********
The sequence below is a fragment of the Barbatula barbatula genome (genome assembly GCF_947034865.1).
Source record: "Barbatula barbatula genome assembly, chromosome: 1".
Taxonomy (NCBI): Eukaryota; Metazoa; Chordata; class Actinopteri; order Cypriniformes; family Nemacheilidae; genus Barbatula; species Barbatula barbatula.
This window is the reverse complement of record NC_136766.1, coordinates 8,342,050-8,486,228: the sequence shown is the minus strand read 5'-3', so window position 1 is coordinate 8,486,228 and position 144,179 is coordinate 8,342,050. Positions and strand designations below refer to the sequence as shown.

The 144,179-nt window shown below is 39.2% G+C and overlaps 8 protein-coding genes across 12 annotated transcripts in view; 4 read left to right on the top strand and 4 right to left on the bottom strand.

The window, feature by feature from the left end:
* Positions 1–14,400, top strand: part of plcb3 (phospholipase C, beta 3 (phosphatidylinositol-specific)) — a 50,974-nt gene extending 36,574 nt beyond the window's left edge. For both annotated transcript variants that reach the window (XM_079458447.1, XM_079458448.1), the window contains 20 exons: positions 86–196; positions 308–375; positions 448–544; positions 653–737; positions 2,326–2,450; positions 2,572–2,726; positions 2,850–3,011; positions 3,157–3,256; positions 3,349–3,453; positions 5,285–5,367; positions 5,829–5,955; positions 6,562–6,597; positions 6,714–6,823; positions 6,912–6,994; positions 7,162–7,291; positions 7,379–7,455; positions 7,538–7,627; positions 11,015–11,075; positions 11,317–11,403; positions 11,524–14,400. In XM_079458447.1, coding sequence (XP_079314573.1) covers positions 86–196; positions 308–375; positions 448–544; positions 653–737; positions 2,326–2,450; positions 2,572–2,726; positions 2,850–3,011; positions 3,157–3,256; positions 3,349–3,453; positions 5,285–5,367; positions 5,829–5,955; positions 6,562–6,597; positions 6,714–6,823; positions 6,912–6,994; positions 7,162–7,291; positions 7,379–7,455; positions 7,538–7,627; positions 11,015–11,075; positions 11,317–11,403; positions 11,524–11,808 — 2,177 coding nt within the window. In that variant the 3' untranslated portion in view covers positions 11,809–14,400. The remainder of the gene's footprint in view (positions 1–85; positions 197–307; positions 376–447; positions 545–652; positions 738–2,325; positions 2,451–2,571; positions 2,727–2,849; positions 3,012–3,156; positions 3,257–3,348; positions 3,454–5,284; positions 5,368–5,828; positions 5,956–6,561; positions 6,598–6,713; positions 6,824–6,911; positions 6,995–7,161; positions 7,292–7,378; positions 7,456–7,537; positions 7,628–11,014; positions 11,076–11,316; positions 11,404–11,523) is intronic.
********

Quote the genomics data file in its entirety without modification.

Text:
The sequence below is a fragment of the Barbatula barbatula genome (genome assembly GCF_947034865.1).
Source record: "Barbatula barbatula genome assembly, chromosome: 1".
Taxonomy (NCBI): Eukaryota; Metazoa; Chordata; class Actinopteri; order Cypriniformes; family Nemacheilidae; genus Barbatula; species Barbatula barbatula.
This window is the reverse complement of record NC_136766.1, coordinates 8,342,050-8,486,228: the sequence shown is the minus strand read 5'-3', so window position 1 is coordinate 8,486,228 and position 144,179 is coordinate 8,342,050. Positions and strand designations below refer to the sequence as shown.

The 144,179-nt window shown below is 39.2% G+C and overlaps 8 protein-coding genes across 12 annotated transcripts in view; 4 read left to right on the top strand and 4 right to left on the bottom strand.

The window, feature by feature from the left end:
* Positions 1–14,400, top strand: part of plcb3 (phospholipase C, beta 3 (phosphatidylinositol-specific)) — a 50,974-nt gene extending 36,574 nt beyond the window's left edge. For both annotated transcript variants that reach the window (XM_079458447.1, XM_079458448.1), the window contains 20 exons: positions 86–196; positions 308–375; positions 448–544; positions 653–737; positions 2,326–2,450; positions 2,572–2,726; positions 2,850–3,011; positions 3,157–3,256; positions 3,349–3,453; positions 5,285–5,367; positions 5,829–5,955; positions 6,562–6,597; positions 6,714–6,823; positions 6,912–6,994; positions 7,162–7,291; positions 7,379–7,455; positions 7,538–7,627; positions 11,015–11,075; positions 11,317–11,403; positions 11,524–14,400. In XM_079458447.1, coding sequence (XP_079314573.1) covers positions 86–196; positions 308–375; positions 448–544; positions 653–737; positions 2,326–2,450; positions 2,572–2,726; positions 2,850–3,011; positions 3,157–3,256; positions 3,349–3,453; positions 5,285–5,367; positions 5,829–5,955; positions 6,562–6,597; positions 6,714–6,823; positions 6,912–6,994; positions 7,162–7,291; positions 7,379–7,455; positions 7,538–7,627; positions 11,015–11,075; positions 11,317–11,403; positions 11,524–11,808 — 2,177 coding nt within the window. In that variant the 3' untranslated portion in view covers positions 11,809–14,400. The remainder of the gene's footprint in view (positions 1–85; positions 197–307; positions 376–447; positions 545–652; positions 738–2,325; positions 2,451–2,571; positions 2,727–2,849; positions 3,012–3,156; positions 3,257–3,348; positions 3,454–5,284; positions 5,368–5,828; positions 5,956–6,561; positions 6,598–6,713; positions 6,824–6,911; positions 6,995–7,161; positions 7,292–7,378; positions 7,456–7,537; positions 7,628–11,014; positions 11,076–11,316; positions 11,404–11,523) is intronic.